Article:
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As the Canadian housing market continues to adjust to the effects of a new mortgage stress test, home price gains have been getting smaller and smaller. The aggregate composite MLS home price index was up just 1.5 per cent year-over-year in April, the smallest increase since 2009.

But one city seems to be bucking the trend, with a consecutive multi-month run of rising prices and sales.

Montreal home prices jumped 6.3 per cent year-over-year in April, led by a 7.3 per cent increase in the price of two-storey single family homes, according to the Canadian Real Estate Association. The median price of a condo jumped 2 per cent year-over-year to $245,350, while the median price of a single family home now sits at $317,000.

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Sales are up too — a 10 per cent year-over-year increase, the 38th consecutive increase in sales for the city and the best month of April in eight years.

“Condo sales soared once again in April, with an 18 per cent increase in transactions,” reads a recent report form the Greater Montreal Real Estate Board. “In fact, this was the twelfth consecutive month of double-digit sales growth for this property category.”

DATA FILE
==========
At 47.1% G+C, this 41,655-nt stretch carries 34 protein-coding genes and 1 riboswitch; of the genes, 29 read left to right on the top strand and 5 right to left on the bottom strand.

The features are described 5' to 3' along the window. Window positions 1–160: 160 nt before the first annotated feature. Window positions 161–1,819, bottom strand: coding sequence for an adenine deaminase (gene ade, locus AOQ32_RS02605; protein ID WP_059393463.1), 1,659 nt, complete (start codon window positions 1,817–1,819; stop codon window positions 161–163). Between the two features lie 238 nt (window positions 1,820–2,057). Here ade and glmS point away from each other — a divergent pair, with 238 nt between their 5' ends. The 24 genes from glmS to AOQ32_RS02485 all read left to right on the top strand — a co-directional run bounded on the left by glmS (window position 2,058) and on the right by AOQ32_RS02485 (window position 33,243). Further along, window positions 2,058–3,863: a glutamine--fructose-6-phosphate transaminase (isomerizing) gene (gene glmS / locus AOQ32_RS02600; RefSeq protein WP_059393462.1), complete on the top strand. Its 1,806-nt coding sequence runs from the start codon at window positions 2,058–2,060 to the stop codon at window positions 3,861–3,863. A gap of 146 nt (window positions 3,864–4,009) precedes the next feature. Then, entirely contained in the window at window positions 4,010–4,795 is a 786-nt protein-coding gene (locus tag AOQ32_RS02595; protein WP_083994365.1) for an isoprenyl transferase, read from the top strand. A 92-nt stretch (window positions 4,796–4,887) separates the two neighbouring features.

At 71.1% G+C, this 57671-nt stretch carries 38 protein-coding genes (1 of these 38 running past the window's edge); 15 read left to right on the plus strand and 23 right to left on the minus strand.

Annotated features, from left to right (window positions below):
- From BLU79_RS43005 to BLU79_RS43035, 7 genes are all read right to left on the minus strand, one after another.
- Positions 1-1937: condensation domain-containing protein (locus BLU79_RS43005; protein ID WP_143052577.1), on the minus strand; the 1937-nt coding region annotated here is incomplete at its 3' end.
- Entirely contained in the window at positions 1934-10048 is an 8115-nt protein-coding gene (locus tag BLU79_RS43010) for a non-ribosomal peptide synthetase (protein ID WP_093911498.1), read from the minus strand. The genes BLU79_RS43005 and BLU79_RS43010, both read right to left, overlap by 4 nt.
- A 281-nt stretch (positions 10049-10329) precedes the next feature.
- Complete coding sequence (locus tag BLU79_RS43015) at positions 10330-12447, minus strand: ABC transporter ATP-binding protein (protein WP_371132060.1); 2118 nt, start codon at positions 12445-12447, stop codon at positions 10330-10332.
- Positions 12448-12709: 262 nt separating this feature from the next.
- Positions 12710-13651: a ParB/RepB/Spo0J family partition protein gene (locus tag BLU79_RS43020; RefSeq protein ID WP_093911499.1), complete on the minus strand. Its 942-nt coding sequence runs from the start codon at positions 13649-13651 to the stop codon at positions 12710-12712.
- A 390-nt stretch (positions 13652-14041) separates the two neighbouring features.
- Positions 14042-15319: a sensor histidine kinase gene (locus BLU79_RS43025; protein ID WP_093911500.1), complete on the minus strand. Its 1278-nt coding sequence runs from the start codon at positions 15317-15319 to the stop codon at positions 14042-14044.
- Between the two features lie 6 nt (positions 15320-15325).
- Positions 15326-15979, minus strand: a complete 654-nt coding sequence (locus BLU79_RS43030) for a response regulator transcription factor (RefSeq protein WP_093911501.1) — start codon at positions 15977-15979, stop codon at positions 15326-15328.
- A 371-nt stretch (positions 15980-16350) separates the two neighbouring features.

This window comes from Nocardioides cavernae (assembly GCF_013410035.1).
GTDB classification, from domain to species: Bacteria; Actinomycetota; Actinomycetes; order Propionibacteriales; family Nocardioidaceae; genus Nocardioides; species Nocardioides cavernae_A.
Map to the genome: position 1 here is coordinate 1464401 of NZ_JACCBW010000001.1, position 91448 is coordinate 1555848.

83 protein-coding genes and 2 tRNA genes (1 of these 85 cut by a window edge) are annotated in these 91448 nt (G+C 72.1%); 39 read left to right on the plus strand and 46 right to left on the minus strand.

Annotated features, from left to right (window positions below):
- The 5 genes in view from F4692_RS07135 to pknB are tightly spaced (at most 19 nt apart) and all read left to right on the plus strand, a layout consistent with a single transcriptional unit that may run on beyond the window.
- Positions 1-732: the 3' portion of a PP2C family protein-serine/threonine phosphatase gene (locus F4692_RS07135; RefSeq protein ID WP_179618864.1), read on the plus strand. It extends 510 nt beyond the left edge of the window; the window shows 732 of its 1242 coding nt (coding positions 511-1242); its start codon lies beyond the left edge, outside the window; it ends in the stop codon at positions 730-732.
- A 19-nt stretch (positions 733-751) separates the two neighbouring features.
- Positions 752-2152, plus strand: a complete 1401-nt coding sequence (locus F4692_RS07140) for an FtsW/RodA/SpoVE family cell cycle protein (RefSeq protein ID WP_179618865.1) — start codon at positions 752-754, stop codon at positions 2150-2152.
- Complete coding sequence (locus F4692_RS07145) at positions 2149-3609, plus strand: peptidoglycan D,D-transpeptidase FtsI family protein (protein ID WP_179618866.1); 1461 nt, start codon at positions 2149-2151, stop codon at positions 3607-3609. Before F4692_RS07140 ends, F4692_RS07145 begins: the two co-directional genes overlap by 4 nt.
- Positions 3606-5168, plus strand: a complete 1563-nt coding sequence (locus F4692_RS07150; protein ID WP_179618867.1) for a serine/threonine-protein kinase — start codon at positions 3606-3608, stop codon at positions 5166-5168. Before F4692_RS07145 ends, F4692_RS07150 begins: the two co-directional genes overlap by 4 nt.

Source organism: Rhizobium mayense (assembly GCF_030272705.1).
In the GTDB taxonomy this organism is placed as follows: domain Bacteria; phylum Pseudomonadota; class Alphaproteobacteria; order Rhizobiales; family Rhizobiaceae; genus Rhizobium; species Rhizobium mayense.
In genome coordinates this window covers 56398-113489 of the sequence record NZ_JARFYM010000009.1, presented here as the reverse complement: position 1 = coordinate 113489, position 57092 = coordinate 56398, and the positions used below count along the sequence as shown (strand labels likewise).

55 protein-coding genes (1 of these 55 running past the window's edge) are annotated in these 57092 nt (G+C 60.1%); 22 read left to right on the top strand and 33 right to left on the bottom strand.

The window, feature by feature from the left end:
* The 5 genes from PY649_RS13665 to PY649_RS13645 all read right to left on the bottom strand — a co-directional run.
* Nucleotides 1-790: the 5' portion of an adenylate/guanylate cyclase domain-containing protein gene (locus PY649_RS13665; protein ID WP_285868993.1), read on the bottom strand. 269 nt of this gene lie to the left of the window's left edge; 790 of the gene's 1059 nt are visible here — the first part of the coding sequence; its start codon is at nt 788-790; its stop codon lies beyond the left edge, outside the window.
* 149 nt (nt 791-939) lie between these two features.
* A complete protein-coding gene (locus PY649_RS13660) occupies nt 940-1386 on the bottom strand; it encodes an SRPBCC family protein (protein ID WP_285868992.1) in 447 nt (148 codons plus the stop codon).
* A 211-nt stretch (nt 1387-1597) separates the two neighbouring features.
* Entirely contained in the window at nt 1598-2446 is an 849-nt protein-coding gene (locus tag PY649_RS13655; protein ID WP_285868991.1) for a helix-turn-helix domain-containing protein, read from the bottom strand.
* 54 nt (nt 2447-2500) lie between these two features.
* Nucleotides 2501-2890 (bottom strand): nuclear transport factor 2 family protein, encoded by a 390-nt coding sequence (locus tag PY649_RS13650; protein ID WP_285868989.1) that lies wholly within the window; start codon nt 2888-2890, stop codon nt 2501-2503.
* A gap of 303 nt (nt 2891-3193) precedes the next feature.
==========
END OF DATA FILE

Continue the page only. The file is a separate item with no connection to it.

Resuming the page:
According to Quebec Federation of Real Estate Boards market analysis manager Paul Cardinal, the province’s lower price point has allowed it to largely dodge the effects of the stress test.

“Because Quebec homes are at a lower price point, it doesn’t have as much of an impact on buyer in this area,” he told BuzzBuzzNews.

The market is also enjoying a boost from its strong employment market — 105,000 jobs have been create in the last two years. Combined with increased migration and consumer confidence at a 15-year high, the market is looking strong heading into the summer.

“The strength of the market is built on incredibly strong fundamentals,” said Cardinal.

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